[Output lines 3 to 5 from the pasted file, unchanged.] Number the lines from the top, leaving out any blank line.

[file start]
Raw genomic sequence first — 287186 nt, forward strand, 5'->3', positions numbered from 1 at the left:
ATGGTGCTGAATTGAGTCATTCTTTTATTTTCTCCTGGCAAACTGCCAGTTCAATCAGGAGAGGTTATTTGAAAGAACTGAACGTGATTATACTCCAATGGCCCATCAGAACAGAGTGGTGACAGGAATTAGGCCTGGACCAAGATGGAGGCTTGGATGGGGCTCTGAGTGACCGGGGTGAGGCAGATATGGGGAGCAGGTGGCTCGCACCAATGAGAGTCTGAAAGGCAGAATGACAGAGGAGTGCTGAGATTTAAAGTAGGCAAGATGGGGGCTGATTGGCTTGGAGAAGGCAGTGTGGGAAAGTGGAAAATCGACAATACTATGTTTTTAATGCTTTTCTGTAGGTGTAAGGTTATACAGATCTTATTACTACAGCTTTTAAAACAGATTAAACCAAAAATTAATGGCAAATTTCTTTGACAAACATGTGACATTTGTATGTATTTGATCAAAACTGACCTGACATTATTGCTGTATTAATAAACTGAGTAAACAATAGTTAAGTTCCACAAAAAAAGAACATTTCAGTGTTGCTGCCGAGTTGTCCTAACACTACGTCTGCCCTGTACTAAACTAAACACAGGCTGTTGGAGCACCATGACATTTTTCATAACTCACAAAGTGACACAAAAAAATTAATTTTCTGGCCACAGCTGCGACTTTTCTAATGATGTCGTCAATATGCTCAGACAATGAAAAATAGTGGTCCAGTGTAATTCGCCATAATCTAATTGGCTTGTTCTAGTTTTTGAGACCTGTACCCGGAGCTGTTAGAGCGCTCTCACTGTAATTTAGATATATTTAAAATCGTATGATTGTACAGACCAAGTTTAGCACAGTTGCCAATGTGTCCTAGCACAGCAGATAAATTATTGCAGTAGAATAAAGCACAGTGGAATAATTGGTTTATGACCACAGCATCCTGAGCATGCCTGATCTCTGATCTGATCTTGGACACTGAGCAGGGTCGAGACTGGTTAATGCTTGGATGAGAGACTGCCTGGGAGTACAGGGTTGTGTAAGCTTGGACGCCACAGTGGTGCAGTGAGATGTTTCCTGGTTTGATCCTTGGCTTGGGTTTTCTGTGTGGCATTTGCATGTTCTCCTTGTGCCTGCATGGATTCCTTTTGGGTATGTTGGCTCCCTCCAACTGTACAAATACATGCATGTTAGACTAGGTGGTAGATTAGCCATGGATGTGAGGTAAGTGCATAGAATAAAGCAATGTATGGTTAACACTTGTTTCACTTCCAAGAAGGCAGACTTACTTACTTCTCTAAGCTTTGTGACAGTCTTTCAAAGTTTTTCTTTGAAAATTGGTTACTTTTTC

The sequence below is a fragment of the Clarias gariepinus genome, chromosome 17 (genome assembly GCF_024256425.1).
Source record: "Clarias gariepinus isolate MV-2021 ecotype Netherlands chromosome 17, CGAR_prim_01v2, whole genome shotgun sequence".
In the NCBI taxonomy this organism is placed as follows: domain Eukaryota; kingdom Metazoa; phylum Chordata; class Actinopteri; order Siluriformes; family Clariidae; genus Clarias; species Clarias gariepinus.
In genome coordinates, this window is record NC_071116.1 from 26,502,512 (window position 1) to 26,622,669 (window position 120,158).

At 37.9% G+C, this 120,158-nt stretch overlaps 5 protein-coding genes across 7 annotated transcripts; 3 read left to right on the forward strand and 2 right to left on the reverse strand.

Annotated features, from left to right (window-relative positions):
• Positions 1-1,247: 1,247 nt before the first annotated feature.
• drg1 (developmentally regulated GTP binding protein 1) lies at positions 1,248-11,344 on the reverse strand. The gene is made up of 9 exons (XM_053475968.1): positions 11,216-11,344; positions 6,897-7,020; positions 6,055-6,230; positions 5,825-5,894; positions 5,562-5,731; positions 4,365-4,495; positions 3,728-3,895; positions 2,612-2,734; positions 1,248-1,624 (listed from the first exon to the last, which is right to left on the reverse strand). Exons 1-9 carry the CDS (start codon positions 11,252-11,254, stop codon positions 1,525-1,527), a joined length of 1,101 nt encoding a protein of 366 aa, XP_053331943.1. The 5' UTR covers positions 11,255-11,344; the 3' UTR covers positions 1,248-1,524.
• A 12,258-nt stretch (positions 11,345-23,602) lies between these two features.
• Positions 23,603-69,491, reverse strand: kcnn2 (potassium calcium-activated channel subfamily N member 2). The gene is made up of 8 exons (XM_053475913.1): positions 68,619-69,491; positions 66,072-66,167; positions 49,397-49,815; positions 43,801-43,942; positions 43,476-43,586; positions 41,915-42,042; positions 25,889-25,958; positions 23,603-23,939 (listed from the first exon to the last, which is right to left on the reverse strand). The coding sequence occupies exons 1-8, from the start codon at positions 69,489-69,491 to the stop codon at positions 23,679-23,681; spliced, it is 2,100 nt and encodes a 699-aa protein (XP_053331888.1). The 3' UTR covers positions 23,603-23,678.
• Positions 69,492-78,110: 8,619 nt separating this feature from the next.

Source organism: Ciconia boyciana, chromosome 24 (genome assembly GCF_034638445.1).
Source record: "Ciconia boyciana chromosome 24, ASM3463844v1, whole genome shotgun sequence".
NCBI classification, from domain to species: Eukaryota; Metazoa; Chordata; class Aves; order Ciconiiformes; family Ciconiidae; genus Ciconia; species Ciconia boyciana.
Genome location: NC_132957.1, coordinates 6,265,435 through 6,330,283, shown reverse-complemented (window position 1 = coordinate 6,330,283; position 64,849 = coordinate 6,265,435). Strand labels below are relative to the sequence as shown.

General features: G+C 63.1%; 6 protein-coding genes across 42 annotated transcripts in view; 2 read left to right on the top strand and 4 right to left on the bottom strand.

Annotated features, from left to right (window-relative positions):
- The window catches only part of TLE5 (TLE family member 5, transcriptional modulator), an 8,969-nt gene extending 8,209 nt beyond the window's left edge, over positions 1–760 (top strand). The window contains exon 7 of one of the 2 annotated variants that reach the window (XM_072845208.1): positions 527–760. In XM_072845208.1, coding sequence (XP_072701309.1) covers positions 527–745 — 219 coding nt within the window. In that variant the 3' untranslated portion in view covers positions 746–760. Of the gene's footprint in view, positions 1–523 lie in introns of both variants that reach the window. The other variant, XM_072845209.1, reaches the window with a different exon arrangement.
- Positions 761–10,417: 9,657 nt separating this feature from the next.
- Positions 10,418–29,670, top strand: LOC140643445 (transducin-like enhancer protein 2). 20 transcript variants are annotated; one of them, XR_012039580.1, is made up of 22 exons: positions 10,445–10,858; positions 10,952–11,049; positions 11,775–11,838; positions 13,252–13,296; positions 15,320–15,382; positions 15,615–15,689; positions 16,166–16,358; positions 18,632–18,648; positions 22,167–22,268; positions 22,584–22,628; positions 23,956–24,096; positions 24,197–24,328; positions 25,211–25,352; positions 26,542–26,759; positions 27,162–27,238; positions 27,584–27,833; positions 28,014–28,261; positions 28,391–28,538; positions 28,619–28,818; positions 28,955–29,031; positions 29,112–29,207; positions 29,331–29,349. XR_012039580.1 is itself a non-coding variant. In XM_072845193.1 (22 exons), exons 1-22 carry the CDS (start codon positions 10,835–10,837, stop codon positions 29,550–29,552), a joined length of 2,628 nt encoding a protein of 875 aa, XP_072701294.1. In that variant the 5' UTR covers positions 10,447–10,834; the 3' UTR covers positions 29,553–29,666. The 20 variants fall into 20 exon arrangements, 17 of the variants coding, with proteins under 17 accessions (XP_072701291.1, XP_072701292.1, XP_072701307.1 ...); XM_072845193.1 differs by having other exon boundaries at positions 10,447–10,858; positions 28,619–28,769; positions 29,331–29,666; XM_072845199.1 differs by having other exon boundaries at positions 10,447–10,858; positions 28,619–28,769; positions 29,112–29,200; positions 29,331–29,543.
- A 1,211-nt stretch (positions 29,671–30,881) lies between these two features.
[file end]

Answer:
The sequence below is a fragment of the Clarias gariepinus genome, chromosome 17 (genome assembly GCF_024256425.1).
Source record: "Clarias gariepinus isolate MV-2021 ecotype Netherlands chromosome 17, CGAR_prim_01v2, whole genome shotgun sequence".
In the NCBI taxonomy this organism is placed as follows: domain Eukaryota; kingdom Metazoa; phylum Chordata; class Actinopteri; order Siluriformes; family Clariidae; genus Clarias; species Clarias gariepinus.